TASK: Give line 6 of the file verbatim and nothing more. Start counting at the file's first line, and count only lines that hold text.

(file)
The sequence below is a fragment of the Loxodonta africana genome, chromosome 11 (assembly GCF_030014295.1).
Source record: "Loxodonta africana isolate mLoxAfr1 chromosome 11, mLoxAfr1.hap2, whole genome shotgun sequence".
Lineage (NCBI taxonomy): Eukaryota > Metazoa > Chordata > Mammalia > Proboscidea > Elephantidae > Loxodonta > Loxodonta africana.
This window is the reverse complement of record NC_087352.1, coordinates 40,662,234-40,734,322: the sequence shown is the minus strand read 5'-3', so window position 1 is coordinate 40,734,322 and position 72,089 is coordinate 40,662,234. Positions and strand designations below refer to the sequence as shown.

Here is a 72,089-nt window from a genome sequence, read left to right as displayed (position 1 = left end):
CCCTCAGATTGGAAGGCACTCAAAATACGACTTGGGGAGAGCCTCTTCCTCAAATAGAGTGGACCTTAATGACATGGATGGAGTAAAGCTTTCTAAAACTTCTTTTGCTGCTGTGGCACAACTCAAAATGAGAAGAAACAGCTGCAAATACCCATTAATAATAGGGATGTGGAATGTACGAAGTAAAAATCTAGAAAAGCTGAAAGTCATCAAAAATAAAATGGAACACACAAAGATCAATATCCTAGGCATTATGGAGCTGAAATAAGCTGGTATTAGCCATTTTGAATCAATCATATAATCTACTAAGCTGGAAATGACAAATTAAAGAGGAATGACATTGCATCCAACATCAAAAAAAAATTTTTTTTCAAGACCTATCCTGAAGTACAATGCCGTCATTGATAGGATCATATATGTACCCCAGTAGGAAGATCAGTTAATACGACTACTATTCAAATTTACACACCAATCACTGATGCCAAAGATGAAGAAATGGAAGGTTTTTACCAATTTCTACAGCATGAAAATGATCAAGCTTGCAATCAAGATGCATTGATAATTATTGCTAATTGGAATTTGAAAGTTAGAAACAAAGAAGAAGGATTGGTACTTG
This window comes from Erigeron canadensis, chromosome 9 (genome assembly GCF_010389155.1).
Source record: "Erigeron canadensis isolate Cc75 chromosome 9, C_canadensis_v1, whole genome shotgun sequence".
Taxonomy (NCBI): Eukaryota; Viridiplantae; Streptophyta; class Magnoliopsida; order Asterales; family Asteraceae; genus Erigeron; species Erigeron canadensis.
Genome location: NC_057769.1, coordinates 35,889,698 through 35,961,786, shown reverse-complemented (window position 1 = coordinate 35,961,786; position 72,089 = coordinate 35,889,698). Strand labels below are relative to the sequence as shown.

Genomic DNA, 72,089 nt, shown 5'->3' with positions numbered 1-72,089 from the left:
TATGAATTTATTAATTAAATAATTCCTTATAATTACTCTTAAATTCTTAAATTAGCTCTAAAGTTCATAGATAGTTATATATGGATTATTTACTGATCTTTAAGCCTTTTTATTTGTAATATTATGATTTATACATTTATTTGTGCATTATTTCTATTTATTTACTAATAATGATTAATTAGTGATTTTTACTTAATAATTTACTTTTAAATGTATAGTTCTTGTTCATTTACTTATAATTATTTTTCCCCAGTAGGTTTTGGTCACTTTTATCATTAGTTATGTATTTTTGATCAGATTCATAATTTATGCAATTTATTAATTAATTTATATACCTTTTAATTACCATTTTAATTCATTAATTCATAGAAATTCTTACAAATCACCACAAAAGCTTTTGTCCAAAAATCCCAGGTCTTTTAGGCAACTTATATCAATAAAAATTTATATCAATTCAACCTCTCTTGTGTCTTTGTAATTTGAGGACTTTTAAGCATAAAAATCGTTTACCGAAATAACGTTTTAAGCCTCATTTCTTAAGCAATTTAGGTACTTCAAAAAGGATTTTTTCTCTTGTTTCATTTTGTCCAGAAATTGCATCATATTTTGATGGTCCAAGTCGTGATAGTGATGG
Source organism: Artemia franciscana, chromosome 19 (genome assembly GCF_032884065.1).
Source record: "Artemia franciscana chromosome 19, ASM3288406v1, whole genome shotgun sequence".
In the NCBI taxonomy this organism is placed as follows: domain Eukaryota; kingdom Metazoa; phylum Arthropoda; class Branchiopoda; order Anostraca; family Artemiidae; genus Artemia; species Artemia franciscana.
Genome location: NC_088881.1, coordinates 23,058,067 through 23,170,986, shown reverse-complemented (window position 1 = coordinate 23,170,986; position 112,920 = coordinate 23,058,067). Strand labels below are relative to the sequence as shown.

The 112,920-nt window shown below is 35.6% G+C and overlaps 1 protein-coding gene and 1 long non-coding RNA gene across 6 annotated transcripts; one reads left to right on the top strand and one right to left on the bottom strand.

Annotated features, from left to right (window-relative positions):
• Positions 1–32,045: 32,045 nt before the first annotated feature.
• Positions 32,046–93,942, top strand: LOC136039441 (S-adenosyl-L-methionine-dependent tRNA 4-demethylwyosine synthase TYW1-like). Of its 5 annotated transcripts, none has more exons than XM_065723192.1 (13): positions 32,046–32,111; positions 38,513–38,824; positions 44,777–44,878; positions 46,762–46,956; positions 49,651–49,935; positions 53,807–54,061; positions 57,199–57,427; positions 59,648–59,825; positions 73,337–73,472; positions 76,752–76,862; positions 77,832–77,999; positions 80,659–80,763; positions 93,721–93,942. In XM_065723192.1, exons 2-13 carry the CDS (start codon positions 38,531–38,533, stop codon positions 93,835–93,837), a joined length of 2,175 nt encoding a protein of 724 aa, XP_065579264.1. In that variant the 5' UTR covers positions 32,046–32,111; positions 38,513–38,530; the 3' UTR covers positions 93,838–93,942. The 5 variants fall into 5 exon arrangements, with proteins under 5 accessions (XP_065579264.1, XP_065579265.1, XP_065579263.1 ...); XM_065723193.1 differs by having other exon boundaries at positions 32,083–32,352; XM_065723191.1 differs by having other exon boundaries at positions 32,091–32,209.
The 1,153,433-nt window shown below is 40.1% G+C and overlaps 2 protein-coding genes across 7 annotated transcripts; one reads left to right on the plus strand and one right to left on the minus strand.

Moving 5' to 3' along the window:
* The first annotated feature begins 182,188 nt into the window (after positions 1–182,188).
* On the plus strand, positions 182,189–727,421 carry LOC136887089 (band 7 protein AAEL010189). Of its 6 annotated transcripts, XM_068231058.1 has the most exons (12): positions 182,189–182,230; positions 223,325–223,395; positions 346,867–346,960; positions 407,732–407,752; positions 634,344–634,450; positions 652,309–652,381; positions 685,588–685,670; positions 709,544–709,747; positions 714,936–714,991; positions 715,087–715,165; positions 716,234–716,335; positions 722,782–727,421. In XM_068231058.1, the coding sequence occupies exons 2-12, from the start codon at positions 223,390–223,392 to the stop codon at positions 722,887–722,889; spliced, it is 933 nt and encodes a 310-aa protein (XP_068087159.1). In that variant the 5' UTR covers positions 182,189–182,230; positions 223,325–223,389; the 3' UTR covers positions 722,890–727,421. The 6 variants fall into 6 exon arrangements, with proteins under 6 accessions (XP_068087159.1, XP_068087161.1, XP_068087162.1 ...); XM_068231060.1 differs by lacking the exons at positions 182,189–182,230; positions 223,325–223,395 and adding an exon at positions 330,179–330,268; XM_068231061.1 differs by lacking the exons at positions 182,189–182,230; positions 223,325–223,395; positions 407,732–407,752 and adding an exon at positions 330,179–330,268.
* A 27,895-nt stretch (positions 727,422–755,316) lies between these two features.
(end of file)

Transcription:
CCCTCAGATTGGAAGGCACTCAAAATACGACTTGGGGAGAGCCTCTTCCTCAAATAGAGTGGACCTTAATGACATGGATGGAGTAAAGCTTTCTAAAACTTCTTTTGCTGCTGTGGCACAACTCAAAATGAGAAGAAACAGCTGCAAATACCCATTAATAATAGGGATGTGGAATGTACGAAGTAAAAATCTAGAAAAGCTGAAAGTCATCAAAAATAAAATGGAACACACAAAGATCAATATCCTAGGCATTATGGAGCTGAAATAAGCTGGTATTAGCCATTTTGAATCAATCATATAATCTACTAAGCTGGAAATGACAAATTAAAGAGGAATGACATTGCATCCAACATCAAAAAAAAATTTTTTTTCAAGACCTATCCTGAAGTACAATGCCGTCATTGATAGGATCATATATGTACCCCAGTAGGAAGATCAGTTAATACGACTACTATTCAAATTTACACACCAATCACTGATGCCAAAGATGAAGAAATGGAAGGTTTTTACCAATTTCTACAGCATGAAAATGATCAAGCTTGCAATCAAGATGCATTGATAATTATTGCTAATTGGAATTTGAAAGTTAGAAACAAAGAAGAAGGATTGGTACTTG